Joselin Cisneros has a very special relationship with the elote. After her father suffered a debilitating workplace accident, she and her mother spent years making ends meet selling corn and fruit on Chicago’s streets. Inspired by her mother’s resilience, Joselin stared the challenges of being undocumented in the US right in the face, becoming the first in her family to graduate from college.
Joselin’s story is one of awakening and action. “I’ve learned that our parents make this country run and our students have a thirst for knowledge,” she shares. Calling on everyone in the audience to help get more Mexicanos through college, having herself been part of building a scholarship fund and mentoring other students.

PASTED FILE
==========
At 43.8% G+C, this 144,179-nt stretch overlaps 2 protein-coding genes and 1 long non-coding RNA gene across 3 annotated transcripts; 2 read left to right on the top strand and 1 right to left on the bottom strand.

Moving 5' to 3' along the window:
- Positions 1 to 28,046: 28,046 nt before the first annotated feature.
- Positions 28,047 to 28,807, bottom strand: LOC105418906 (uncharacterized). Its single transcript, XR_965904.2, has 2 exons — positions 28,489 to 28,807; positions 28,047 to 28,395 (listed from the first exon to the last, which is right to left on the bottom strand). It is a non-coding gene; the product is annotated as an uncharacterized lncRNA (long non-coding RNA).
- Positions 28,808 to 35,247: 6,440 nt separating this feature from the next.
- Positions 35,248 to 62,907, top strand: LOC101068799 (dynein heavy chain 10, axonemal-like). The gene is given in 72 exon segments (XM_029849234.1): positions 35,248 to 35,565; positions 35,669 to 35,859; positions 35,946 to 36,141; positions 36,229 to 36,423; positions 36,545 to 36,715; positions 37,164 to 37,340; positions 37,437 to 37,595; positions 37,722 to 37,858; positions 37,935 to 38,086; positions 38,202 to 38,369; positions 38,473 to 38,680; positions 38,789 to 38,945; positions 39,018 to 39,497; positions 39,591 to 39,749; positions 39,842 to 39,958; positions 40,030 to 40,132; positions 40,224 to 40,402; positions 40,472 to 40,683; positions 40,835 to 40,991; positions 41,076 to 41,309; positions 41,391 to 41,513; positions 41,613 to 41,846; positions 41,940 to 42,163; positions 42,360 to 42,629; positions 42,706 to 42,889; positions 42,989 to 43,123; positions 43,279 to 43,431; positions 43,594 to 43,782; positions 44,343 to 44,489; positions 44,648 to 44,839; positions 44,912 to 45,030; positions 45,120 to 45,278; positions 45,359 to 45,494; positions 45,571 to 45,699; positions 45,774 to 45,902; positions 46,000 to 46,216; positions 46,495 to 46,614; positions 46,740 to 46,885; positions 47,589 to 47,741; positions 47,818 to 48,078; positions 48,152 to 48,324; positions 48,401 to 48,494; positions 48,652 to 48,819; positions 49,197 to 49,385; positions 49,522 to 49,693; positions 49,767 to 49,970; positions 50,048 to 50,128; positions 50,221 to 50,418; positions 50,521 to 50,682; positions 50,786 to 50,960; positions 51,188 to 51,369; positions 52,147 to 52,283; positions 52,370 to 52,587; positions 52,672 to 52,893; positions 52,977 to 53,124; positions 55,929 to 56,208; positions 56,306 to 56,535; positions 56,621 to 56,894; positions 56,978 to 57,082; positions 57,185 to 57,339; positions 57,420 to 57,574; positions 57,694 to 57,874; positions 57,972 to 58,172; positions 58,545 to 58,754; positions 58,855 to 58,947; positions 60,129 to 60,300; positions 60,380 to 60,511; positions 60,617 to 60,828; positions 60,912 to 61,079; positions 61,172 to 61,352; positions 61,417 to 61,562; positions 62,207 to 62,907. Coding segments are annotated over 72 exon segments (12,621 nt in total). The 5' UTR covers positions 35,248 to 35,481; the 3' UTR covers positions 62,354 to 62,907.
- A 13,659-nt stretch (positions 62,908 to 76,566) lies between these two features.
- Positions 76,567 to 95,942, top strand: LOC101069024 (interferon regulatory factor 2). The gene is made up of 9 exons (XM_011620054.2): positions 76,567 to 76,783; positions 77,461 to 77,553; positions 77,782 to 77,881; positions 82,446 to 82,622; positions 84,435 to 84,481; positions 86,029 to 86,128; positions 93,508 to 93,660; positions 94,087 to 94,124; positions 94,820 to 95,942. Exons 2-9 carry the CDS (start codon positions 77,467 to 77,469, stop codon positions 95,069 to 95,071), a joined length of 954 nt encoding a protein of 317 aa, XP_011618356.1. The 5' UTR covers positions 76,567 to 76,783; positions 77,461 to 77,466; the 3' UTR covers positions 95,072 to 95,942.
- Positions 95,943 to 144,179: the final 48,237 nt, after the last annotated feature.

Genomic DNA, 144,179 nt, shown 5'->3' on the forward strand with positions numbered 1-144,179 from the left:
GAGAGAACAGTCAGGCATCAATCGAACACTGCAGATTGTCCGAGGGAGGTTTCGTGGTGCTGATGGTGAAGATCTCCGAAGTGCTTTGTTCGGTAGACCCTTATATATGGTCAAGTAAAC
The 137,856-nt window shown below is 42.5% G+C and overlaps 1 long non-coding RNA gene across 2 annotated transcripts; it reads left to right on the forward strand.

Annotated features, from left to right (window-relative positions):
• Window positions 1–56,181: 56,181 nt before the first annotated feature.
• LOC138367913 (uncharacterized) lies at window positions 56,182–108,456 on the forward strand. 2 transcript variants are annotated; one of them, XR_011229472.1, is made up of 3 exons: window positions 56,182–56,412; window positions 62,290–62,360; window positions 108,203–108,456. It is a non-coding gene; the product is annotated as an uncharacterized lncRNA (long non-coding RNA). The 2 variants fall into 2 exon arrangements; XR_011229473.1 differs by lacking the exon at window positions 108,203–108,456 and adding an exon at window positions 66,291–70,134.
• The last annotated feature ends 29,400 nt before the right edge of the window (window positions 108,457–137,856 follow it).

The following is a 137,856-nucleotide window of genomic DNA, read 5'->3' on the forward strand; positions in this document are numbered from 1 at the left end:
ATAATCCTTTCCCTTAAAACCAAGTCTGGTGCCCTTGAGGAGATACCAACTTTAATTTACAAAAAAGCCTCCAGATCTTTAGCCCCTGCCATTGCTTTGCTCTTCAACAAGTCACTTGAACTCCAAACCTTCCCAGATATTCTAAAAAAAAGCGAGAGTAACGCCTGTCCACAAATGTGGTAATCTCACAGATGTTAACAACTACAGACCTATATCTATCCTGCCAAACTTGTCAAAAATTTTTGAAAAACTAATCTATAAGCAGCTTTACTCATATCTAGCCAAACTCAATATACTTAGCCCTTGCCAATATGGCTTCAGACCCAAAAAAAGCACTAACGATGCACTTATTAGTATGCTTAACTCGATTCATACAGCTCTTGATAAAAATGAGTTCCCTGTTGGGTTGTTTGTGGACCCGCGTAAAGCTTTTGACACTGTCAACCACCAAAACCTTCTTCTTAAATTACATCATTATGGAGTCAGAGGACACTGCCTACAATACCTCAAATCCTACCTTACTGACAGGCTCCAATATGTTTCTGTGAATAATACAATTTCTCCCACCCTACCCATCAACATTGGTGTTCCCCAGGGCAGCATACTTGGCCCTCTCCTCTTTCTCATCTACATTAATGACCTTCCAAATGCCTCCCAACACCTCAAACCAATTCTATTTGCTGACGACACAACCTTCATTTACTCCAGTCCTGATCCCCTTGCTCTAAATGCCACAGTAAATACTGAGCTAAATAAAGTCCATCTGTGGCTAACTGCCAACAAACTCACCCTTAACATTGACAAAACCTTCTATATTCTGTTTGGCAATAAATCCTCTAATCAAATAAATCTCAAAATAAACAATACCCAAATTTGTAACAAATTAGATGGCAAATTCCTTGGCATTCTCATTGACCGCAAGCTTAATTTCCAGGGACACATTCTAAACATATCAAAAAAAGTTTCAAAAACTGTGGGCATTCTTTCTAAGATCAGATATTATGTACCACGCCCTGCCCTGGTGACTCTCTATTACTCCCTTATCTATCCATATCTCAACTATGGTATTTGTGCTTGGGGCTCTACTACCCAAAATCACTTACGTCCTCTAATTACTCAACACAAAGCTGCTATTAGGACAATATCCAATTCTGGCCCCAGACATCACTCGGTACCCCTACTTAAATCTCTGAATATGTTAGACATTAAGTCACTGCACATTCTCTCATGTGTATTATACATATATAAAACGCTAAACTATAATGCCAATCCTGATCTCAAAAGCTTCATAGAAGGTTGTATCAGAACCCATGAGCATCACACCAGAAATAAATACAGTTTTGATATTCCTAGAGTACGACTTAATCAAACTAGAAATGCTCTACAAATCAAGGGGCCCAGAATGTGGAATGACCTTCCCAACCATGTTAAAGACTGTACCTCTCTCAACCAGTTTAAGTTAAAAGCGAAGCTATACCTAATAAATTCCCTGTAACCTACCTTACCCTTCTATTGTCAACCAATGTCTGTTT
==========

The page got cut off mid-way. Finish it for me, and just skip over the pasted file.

“With the ganas that I learned from my mom, I was able to say: You’re not going to tell me what I can and cannot do.”
Joselin Cisneros Enlace Chicago
Joselin Cisneros left Morelos, Mexico and crossed the U.S. border at age six with her mother and siblings, arriving in Chicago’s Pilsen in 1997. Having graduated high school with honors, yet still facing a myriad of challenges being undocumented, Joselin dedicated her time as a student at Illinois Institute of Technology, and now her career as a college graduate fighting to create opportunities for more undocumented students to pursue higher education.
Using dichos or sayings from her mother, Minerva Garcia-Sanchez walks through the development of her own identity...
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